times that change in x to get me that value, to get me that
value right over there. So, let's figure out, let's figure out
what this, let's figure out what this thing, what this
thing actually is. So to do that, we need to figure out f
prime of 4, so let's go back up here. I'll try to leave actually, I'll leave
this little visualization here. So let's see, f prime, f prime of x is
going to be one-half x to the negative one-half just
using the power rule over here. So f prime of 4, f prime of 4 is equal to
one-half times 4 to the negative one-half, which
is, of course, equal to one-half times one-half. 4 to the one-half would be 2. 4 to the negative one-half is going to be
one-half. So, this is equal to 1 4th. So L of, we deserve a little bit of a drum
roll now, L of 4.36 is equal to f of 4, is equal to f of 4, which is
eq, let me just rewrite it. It's f of 4 plus f prime of 4 plus, gee,
why am I switching to that color. Let me do the yellow. Plus f prime of 4, times, times, times, 4.36. 4.36. Let me make this actually a new color,
just so we see it. So, 4.36, so times 4.36 minus 4, minus 4, and actually let me make all the 4s one
color, too, so you see it's the same, so just
like that. So what is this going to be? Well, this we already established is
positive 2. This we already established, and we do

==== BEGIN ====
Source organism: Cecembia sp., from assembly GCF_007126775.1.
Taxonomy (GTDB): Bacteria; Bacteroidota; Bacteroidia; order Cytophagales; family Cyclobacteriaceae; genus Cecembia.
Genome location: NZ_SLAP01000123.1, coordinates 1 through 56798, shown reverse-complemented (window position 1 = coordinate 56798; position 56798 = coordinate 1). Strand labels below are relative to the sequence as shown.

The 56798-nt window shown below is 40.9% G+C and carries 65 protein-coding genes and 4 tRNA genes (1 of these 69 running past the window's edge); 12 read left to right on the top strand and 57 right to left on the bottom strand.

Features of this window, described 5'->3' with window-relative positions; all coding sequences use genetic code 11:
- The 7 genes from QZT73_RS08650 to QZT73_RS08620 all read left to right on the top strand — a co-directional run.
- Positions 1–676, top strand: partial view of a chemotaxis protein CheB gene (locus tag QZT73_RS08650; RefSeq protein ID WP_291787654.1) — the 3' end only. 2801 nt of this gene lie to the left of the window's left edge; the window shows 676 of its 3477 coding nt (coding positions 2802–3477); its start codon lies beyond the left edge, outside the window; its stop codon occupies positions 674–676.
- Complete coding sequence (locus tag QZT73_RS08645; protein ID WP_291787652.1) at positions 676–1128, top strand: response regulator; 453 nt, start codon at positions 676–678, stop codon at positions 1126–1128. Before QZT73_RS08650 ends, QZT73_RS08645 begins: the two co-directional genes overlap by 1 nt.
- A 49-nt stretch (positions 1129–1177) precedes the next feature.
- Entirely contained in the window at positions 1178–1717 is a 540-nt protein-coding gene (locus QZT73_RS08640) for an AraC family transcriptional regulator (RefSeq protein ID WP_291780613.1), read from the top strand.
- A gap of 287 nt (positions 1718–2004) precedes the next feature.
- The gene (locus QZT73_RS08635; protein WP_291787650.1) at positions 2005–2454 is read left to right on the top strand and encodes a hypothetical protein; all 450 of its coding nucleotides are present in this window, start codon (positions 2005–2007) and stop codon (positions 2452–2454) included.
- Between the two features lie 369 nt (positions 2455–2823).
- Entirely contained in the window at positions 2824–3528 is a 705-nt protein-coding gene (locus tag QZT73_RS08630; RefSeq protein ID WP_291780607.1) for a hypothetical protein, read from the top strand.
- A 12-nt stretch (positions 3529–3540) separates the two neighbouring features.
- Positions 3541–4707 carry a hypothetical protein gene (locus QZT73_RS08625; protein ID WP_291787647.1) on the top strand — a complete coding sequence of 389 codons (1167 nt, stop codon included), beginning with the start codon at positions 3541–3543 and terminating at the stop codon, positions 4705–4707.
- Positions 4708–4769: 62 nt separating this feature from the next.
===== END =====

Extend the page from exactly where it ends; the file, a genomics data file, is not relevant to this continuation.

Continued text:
this in a yellow color. This, we already established is 1 4th, and
this part right over here is 0.36. So, this is going to be equal to 2 plus 1
4th times 0.36, is 0.9 or is 0.09, so this is going to be equal to, this is going to be equal
to 2.09. So that is our approximation and should be
at least the way, based on how I graphed it,
a little higher than the actual value of the
square root of 4.36, but we could write that up
here. This is going to be approximately, let me
just write it this way. The square root, I'll just write it down
here. So we could say the square root of 4.36,
which is the same thing as f of 4.36. This is approximately equal to 2.09. Now let's just say we happen to find a
calculator, and just out of curiosity let's see how good of an
approximation that is. Let's get a calculator out. And so, we wanna do the square root of
4.36, and we get 2.088. So, we actually, if we round to the
nearest hundredths, we got a pretty good approximation just
like we saw. In this, in this indicative graph right
over here, it is, our approximation was indeed a little bit
higher than the actual value.